PDM Interview - Kjetil Tonstad, Statoil

Kjetil Tonstad tells PDM how the Slegge project has turned into the Statoil Corporate Data Store. The CDS is to be the ultimate repository of data which has been QC’d and approved within OpenWorks projects.

PDM We have heard quite a lot about the Slegge project over the last few months but have never quite understood its relationship to POSC Epicentre and Landmark’s PetroBank. Please enlighten us.

Tonstad – The Slegge project, a Corporate Data Store for interpretation results, was originally co-owned by Statoil, Norsk Hydro, NPD and PGS Data Management. Following the acquisition of PGS Data Management by Landmark, we were keen to push the partially completed Slegge project forward. After discussions with all interested parties, we awarded a contract for the further development of Slegge to Schlumberger. Because Landmark still owns the Slegge name, the new appellation for Slegge is the “CDS” or Corporate Data Store.

PDM – How does the CDS differ from the Petrobank MDS?

Tonstad – The CDS represents a move from ‘data container’ to ‘business support’. The aim of the CDS is to preserve the results of our interpretations. Information is extracted from a project and stored in the CDS with extra security, QC and context. Data management requirements, not applications are the drivers. The CDS is decoupled from the Project Data Store.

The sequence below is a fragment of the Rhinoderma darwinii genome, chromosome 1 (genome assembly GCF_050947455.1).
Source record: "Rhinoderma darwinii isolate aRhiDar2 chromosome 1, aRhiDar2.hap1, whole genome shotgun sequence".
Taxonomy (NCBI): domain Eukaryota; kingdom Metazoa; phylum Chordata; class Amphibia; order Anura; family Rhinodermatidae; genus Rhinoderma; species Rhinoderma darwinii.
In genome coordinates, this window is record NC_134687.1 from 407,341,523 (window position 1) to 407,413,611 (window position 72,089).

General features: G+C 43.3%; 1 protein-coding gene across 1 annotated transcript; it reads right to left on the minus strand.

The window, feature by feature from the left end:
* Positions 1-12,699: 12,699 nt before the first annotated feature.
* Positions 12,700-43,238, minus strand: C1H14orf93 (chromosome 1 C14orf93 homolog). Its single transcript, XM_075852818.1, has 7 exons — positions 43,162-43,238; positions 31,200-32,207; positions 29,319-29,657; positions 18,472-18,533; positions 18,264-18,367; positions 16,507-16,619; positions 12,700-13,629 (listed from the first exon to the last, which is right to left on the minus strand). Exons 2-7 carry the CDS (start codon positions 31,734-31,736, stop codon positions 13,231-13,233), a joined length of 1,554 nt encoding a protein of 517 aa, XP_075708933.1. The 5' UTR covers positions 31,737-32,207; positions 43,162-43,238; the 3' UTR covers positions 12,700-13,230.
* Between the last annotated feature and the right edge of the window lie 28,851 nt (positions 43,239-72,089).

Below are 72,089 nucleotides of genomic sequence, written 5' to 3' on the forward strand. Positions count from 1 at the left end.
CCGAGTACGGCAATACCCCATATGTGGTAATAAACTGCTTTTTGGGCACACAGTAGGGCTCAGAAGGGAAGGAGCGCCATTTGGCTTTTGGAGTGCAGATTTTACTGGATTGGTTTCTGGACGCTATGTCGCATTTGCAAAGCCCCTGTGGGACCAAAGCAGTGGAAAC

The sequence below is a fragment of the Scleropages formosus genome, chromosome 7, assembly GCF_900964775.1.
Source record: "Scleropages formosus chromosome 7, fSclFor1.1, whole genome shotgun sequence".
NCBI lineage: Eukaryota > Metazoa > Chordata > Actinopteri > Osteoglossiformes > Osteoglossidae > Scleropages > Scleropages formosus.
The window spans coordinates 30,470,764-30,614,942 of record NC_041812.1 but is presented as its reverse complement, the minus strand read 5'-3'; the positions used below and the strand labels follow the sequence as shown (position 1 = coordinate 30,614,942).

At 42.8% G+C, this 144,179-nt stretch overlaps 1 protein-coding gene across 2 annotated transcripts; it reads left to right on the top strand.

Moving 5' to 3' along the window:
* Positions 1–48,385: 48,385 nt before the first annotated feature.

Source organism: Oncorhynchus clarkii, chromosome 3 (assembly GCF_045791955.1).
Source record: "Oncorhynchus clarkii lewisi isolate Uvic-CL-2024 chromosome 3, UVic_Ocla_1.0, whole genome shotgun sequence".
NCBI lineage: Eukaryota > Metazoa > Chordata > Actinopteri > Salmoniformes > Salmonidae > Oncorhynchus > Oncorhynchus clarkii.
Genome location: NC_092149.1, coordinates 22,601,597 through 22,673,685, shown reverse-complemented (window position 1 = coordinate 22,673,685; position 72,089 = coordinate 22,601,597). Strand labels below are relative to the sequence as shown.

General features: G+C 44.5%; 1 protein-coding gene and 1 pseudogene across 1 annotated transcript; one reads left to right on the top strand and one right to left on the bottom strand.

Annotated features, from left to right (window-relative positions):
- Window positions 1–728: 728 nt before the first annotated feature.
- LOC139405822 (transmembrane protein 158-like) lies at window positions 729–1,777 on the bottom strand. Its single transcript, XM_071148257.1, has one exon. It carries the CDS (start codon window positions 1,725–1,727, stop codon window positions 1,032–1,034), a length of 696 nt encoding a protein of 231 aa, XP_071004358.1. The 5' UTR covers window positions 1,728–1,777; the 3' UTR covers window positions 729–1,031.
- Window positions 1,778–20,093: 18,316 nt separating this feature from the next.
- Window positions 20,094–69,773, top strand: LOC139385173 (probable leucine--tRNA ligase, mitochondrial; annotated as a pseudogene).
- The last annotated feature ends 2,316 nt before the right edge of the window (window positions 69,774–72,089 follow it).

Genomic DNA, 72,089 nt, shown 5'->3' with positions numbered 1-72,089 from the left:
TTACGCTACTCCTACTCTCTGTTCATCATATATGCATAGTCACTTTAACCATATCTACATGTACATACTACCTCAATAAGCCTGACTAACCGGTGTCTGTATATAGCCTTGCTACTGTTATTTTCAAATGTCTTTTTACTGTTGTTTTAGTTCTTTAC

PDM – The PDS is still OpenWorks?

Tonstad – Yes. Our PetroBank Master Data Store is physically the same as that used by the DISKOS consortium. Data from here is loaded into our OpenWorks PDS for cleanup and interpretation. The CDS has effectively moved from ‘below’ the projects to ‘above’, avoiding the bottleneck of loading to a CDS before the PDS. It also moves data management up the value chain, from infrastructure to business support.

PDM – You don’t mind sharing what is also a public data repository for your MDS?

Tonstad – We have full confidence in the security and entitlements of PetroBank.

PDM – Statoil used to be a strong supporter of POSC and Epicentre. What technology will underlie the CDS?

Tonstad – We are much less prescriptive in terms of technology than in the past. Statoil defines required functionality and Schlumberger implements with such technology as is deemed appropriate. Our focus is now on organizing the workflows around the different data stores. We are importing some constraints from Slegge back into OpenWorks, so that standard nomenclature is available in terms of drop down lists of formation names etc. This has proved an important contribution to interpreter productivity – the use of templates means that a geologist only ‘sees’ one gamma ray log – not twenty! Projects are front-loaded with explanations of roles and process, and an delivery plan is agreed upon, along with minimum audit milestones which are tracked by central data management. It works!

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